Russia’s response could entail encouraging the ethnic Serbs in northern Albania or Bosnia’s Republika Srpska to join Serbia. Moscow might also more openly endorse the separatist aspirations of the pro-Russian enclaves in Moldova and Georgia. Such an approach is risky, however, since applying the “Kosovo precedent” so broadly would invariably draw attention to Chechnya’s contested status within Russia. Chechen opposition leaders have already cited Kosovo’s declaration to reaffirm their own right to independence. Another option — moving closer to Serbia, Belarus, Iran, and other states alienated from the West — would leave the new Russian president with a weak hand of problematic allies at a time when Moscow will need to answer some difficult questions regarding how to position itself in global affairs during the next few years.
— Richard Weitz is senior fellow and director of program management at the Hudson Institute.
Russia has made Kosovo a major issue in its relations with the West. President Vladimir Putin and other Russia policymakers, anxious to find points of confrontation with Europe and the U.S., have demanded that the Kosovo issue be decided in the U.N. Security Council, where Russia (and China) has a veto power.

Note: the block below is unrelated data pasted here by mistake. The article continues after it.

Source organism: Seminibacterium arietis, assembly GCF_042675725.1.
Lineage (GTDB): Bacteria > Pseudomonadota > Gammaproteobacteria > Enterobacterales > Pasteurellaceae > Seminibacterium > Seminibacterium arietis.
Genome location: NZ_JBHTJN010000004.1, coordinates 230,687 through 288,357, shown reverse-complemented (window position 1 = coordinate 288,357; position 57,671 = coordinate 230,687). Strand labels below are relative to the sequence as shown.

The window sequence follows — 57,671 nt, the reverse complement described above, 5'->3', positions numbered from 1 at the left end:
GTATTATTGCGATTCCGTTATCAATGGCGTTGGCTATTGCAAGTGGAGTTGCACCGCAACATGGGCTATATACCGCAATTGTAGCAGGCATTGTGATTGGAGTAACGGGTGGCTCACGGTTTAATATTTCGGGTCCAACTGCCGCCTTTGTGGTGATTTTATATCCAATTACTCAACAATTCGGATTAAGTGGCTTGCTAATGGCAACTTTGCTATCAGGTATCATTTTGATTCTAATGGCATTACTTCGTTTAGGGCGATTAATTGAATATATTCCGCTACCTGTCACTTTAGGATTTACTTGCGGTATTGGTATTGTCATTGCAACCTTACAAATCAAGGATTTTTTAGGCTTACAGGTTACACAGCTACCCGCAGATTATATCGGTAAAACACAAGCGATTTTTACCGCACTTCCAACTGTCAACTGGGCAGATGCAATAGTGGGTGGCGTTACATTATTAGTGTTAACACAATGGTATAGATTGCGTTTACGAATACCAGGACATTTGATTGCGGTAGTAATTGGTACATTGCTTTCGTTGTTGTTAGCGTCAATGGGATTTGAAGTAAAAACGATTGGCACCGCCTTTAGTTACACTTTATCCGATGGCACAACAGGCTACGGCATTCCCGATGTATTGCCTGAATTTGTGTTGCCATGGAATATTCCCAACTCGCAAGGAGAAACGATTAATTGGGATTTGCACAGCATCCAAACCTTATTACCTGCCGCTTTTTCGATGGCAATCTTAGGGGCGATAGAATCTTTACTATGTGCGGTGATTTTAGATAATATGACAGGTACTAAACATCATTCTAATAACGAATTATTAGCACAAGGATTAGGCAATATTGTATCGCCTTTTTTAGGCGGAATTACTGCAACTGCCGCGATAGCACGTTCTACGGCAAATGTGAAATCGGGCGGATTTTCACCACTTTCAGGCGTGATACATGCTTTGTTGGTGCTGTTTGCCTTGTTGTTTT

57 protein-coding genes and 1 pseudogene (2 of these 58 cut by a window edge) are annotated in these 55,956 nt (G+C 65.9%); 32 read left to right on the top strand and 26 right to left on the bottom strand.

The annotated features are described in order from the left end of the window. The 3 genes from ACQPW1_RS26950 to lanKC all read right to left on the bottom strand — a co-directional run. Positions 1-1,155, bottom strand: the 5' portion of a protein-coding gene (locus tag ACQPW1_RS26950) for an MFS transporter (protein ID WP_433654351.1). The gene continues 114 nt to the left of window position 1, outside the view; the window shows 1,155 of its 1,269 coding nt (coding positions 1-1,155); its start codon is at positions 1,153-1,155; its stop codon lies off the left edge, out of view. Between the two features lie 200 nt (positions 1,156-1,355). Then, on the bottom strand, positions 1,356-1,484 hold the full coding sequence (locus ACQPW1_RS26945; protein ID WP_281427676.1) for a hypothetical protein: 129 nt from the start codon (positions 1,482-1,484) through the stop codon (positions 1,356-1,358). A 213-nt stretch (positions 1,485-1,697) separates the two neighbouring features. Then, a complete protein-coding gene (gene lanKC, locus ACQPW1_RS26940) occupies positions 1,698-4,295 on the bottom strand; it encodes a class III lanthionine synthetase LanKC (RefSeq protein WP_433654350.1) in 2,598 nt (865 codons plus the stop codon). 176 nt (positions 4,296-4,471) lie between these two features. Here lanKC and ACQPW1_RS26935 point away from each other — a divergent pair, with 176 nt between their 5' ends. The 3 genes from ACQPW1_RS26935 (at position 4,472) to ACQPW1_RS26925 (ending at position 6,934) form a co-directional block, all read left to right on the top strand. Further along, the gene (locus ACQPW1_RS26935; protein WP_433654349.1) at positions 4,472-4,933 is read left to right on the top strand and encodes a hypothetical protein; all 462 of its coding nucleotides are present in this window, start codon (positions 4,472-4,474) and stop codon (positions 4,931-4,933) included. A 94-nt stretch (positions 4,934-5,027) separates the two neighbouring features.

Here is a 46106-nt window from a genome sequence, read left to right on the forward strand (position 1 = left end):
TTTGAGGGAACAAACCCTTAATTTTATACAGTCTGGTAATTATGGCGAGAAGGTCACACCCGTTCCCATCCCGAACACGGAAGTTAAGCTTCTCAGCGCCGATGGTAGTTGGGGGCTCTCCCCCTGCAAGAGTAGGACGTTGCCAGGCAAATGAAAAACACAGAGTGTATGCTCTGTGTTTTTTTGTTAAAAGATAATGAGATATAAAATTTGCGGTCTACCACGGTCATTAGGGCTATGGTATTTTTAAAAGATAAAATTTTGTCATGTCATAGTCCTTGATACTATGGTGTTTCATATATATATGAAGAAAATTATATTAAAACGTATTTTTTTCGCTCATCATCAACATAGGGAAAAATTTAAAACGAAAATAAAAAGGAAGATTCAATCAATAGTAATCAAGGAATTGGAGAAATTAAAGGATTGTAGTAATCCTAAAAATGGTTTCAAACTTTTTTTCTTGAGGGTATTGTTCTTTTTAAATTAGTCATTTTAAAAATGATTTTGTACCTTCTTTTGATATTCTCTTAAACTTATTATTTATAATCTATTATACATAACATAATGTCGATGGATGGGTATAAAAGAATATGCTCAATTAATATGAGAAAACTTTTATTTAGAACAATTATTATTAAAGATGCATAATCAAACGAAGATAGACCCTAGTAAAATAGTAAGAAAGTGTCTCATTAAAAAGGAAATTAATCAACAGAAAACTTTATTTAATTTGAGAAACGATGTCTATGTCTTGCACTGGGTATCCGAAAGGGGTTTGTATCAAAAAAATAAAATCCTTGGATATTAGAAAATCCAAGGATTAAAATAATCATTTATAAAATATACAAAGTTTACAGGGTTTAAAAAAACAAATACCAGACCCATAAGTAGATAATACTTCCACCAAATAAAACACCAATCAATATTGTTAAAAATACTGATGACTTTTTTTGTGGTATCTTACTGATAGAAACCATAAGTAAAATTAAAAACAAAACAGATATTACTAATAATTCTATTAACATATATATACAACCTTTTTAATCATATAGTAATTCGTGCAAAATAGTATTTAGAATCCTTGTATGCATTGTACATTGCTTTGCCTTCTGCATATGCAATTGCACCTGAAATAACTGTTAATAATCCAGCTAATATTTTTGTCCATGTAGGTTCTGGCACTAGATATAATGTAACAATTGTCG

Russia’s position has three roots. First, Russia views herself as a historic ally of Serbia. After all, it was because of this relationship that czarist Russia declared war on Austro-Hungarian Empire, and ended up in collapse. Secondly, Russia considers herself an indispensable power. Therefore, any solution that does not meet with Moscow’s approval is to be opposed. Thirdly, there is the issue of international law. Moscow claims that only the U.N. Security Council should be allowed to recognize new states, as the U.N. Charter claims.